Like a boss: Locals aim to inspire at Women in Business Symposium

Speaking at the first annual Women in Business Symposium at Torrey Pines High School, sales executive Marie LeRose offered insights learned over her long career: Don’t focus on title or money. Don’t give up on a class or job that you think is too hard or just for men. Don’t be jealous, work harder.

“Be a ladder,” LeRose said. “As you climb up the corporate ladder, bring the next woman with you. We want to bring other strong women with us.”

On Feb. 7, local business women like LeRose reached back to help the next generation of girls at the inaugural event hosted by the Torrey Pines High School Foundation. Throughout the morning students heard from the guest speakers about making the best first impressions in interviews, the advantages and challenges of being a woman in business, how to command respect and how to balance a successful career as well as having a family, as all of the speakers do as mothers to former and current Torrey Pines students.

The speakers and panel included Pam Hendrickson, founder and owner for Content Solutions Group, a marketing and content development business; Dr. Pamila Brar, the medical director for Human Longevity, Inc; Shelley Stevenson, the owner of construction company GeoX Inc; Trindl Reeves, chief sales officer at Marsh and McLennon Insurance Agency; and LeRose, an account executive for Blackboud, a company that sells management software to nonprofits.

“I want you to walk out of today with a renewed sense of confidence and excitement about what’s possible,” said Hendrickson, who led the symposium.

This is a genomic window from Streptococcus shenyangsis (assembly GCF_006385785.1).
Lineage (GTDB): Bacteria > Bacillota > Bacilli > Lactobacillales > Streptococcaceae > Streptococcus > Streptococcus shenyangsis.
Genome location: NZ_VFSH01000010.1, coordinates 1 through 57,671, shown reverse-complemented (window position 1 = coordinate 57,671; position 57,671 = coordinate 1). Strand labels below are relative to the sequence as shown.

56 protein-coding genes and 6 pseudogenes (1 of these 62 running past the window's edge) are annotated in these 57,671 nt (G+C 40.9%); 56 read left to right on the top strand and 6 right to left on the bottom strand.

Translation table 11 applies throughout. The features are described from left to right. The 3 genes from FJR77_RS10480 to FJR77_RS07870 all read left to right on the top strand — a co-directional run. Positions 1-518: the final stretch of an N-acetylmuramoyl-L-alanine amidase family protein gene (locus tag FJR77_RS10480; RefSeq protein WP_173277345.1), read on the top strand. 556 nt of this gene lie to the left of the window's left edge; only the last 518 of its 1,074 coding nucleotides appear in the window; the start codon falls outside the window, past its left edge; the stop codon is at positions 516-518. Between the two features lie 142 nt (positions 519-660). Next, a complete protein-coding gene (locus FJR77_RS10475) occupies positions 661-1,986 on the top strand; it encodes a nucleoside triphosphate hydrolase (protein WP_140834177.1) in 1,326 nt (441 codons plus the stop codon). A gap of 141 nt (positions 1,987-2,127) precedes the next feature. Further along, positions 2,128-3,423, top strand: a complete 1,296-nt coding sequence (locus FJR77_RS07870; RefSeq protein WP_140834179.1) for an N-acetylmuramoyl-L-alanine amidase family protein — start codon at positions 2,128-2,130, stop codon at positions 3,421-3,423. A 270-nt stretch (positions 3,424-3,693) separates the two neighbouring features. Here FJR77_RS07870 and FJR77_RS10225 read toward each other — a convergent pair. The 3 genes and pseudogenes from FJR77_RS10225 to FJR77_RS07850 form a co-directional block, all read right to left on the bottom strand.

After Hendrickson graduated from Brown University, she worked for Tony Robbins as the vice president of content and product development at Robbins Research International. In speaking about finding balance in life, she talked about how she redesigned her extremely busy corporate identity to allow herself the ability to run her own business and have the lifestyle that she wanted of being a wife and mother.

In addition to redefining her corporate identity, Hendrickson said she was also challenged to redefine her identity as a woman when she was diagnosed with stage two breast cancer six months ago and lost all of her hair. In a striking moment, Hendrickson took off her wig to reveal her bald head to the students, saying: “What makes me a woman is what I carry in my heart and mind, my courage and my strength.”

Hendrickson addressed the leadership gap that exists for women and highlighted the qualities that make women strong leaders, such as a tendency toward greater inclusiveness, creativity, empathy and better listening and communication skills.

“We need more women to lead,” Hendrickson told the young women. “So lead and, as you lead, don’t be afraid to make mistakes. You have an opportunity to learn from your mistakes.”

When it comes to making mistakes, Reeves said the biggest one she sees women make is not putting their hands up when there are job openings, not going after the next job or promoting themselves in the office or advocating for pay they deserve.

“If you see something you want, set a path to make it happen and make it known, otherwise no one will know to help you get there,” Reeves said.

Reeves has 30 years of experience in the insurance industry but took a somewhat unexpected path to get there, despite her best laid plans.

A standout high school athlete, Reeves had designs on running in the Olympic Trials as a junior in high school until she broke her ankle, ruining her chances to attend UCLA on a scholarship. Instead, she went to UC Irvine and, to make money as a college student, started making cold calls for an insurance company.

After asthma sidelined her Olympic running plans for good, she took the plunge in the male-dominated field of insurance sales where she had demonstrated a true talent. She worked at Marsh and McLennon for 12 years before going to a small firm and doubling its business, which eventually led to it being acquired by Marsh.

She is now back at the company where she started, working as the chief sales officer, selling insurance to companies such as Cinepolis, Monster Energy and Bumblebee.

“I love it like the first day I ever did it,” Reeves said.